2012 year in review

In just twelve months, another year has flown by.

People around the world, from Bratislava to Brooklyn and from Managua to Melbourne, are reflecting on the year that has passed. And so are we, not just because it’s a great personal practice but because it helps new readers get to know us quickly. In our second full year of bloggership, it’s time for the year-in-review, version 2.012 (check out 2011’s here).


Escaping the winter chill


Most of my winter was spent running away from winter. Poor Ben, meanwhile, was mostly home in Germany shoveling snow.

In January we headed to our home in Miami Beach. Though it sounds glam, we were actually repairing ceiling leaks and changing air conditioning filters in preparation for a new renter. Not so glam after all.

However, I did get inspired to write my very first post on my home country: Miami Beach: Glitz, Glam, and Great Parking. Later, while visiting parents on California’s North Coast, I let you all suffer then benefit then suffer then benefit along with me on Dramamine Drive.


Frame-worthy views from high vantage points

Frame-worthy views from high vantage points on the California coast


After landing in Germany, and somewhere in between the hail and the sleet, I said, “Ummm . . . uh-uh,” and we headed to Spain’s sunny Canary Islands, a place where Ben traces his roots. It’s also the place where forgetting all my electronics eventually led to a 5-star epiphany.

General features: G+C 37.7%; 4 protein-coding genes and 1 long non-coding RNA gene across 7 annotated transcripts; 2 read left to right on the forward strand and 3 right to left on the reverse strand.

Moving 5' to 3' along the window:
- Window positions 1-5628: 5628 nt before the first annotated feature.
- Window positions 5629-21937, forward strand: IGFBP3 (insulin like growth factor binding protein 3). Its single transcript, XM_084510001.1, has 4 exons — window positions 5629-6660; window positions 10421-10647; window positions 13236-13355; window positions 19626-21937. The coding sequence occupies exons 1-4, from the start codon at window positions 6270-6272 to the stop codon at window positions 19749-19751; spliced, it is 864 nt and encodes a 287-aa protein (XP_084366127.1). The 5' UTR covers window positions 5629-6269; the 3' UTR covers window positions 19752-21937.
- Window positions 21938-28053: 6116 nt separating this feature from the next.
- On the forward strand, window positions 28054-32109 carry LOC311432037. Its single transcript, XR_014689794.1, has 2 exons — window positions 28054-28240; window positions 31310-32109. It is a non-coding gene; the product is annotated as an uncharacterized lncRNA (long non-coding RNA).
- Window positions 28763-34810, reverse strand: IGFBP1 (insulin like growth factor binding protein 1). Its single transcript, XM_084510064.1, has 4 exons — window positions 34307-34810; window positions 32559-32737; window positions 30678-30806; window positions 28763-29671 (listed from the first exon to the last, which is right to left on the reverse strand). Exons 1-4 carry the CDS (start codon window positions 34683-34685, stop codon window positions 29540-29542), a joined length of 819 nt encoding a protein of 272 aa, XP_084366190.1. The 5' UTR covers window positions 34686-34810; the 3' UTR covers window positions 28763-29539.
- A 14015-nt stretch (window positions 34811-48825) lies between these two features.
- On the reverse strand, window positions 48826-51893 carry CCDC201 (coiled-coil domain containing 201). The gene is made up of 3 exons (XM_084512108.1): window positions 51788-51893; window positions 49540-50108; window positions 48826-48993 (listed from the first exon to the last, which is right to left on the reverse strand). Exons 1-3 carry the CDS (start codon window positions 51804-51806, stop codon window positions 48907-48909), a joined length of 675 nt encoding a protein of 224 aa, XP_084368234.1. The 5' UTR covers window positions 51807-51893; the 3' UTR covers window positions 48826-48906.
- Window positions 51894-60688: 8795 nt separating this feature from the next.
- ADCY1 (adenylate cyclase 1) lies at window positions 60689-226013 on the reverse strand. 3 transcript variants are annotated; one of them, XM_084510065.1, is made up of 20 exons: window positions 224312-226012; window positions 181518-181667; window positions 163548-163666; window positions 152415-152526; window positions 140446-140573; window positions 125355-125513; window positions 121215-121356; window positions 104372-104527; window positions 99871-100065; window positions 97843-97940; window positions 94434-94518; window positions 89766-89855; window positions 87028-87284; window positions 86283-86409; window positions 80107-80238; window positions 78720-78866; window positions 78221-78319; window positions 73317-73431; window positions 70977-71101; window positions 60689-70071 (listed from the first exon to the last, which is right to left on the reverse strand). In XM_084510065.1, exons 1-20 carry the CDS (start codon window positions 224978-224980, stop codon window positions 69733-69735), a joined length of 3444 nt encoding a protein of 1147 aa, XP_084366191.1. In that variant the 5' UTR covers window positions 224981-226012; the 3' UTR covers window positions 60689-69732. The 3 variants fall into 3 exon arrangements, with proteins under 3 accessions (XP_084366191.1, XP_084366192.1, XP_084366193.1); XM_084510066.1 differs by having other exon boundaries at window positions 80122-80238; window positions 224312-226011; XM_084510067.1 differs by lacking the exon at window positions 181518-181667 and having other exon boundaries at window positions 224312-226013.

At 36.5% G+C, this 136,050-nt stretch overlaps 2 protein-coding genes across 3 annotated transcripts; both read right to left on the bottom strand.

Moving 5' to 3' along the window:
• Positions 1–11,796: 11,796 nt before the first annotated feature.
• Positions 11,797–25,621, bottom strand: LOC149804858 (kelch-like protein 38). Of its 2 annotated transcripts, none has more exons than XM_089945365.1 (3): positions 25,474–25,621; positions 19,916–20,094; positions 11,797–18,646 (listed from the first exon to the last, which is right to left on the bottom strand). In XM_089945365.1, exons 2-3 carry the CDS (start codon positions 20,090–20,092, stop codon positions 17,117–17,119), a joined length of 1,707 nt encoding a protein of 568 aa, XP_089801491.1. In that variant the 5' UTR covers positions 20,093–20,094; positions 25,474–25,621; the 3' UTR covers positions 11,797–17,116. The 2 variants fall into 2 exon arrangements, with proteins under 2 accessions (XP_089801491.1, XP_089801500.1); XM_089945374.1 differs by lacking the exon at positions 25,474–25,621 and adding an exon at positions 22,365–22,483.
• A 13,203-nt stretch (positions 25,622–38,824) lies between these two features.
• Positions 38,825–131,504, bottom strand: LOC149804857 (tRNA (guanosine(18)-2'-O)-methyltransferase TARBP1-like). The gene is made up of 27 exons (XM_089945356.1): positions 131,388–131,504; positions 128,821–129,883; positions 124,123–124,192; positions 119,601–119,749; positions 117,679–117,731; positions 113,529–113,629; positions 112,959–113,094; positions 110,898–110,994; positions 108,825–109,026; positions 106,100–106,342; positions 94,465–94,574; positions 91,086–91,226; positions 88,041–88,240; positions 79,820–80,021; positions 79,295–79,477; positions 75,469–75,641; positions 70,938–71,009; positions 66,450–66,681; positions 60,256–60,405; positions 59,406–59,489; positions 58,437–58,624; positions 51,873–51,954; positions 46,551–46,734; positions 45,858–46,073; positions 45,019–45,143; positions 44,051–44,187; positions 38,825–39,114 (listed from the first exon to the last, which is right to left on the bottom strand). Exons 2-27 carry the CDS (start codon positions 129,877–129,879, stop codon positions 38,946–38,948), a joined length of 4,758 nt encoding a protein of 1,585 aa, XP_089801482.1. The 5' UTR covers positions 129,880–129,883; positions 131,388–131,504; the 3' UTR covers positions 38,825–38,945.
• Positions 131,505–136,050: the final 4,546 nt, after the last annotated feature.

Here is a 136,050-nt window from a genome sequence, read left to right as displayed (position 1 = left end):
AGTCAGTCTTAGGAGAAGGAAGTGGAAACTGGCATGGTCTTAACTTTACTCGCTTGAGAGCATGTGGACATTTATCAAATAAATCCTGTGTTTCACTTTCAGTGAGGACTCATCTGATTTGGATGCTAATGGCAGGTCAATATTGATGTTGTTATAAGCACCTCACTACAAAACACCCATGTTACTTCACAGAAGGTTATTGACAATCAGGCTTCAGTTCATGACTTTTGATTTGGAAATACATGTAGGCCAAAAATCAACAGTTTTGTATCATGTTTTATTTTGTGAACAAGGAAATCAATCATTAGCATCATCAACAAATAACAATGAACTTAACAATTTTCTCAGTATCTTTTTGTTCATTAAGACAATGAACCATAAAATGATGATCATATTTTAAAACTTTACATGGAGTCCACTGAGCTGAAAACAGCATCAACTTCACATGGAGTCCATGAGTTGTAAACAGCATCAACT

In February it was time for India, reporting for a travel agency and tour provider. The trip inspired not only a series but one of my favorite posts to date. The Hindu gods must have smiled on me, because at the last minute I received a fantastic opportunity to extend my trip and hang out with locals at Holi, the festival of colors, in the white city of Udaipur. Never, ever, pass up the opportunity to hang out with locals in a strange land (unless it involves gypsies and caves in Granada … but that’s a story for another time).

Just one quick note about something that didn’t make it into the blog: In preparation for our big Stateside trip, we spent a quiet New Year’s Eve at home.

Too quiet: by the time midnight rolled around, we were feeling a bit underwhelmed.

Suddenly, our valley alighted in fireworks! It was our first New Year’s Eve in Germany, and we didn’t realize that they celebrate with explosives. Even if we had known, we wouldn’t have expected the reserved folk of our tiny, rural hamlet to participate much. Boy, were we wrong. The show continued for a good half hour, and ours had to be the only house not joining in. It just shows you that the best surprises can come right on your doorstep . . . and that you should never underestimate a German’s propensity to party.


Spanning the European spring


In spring, we managed to make it from Istanbul to London, which is actually quite simple given the central location of our home base and the bargain basement prices on many European flights.

In between, we were hiking the Path of the Gods on Italy’s Amalfi Coast (we’re pretty much addicted to the beautiful Mediterranean and need our occasional fix), getting to know the Mosel River wine region in our own backyard, and enjoying more than one perfect day in Paris.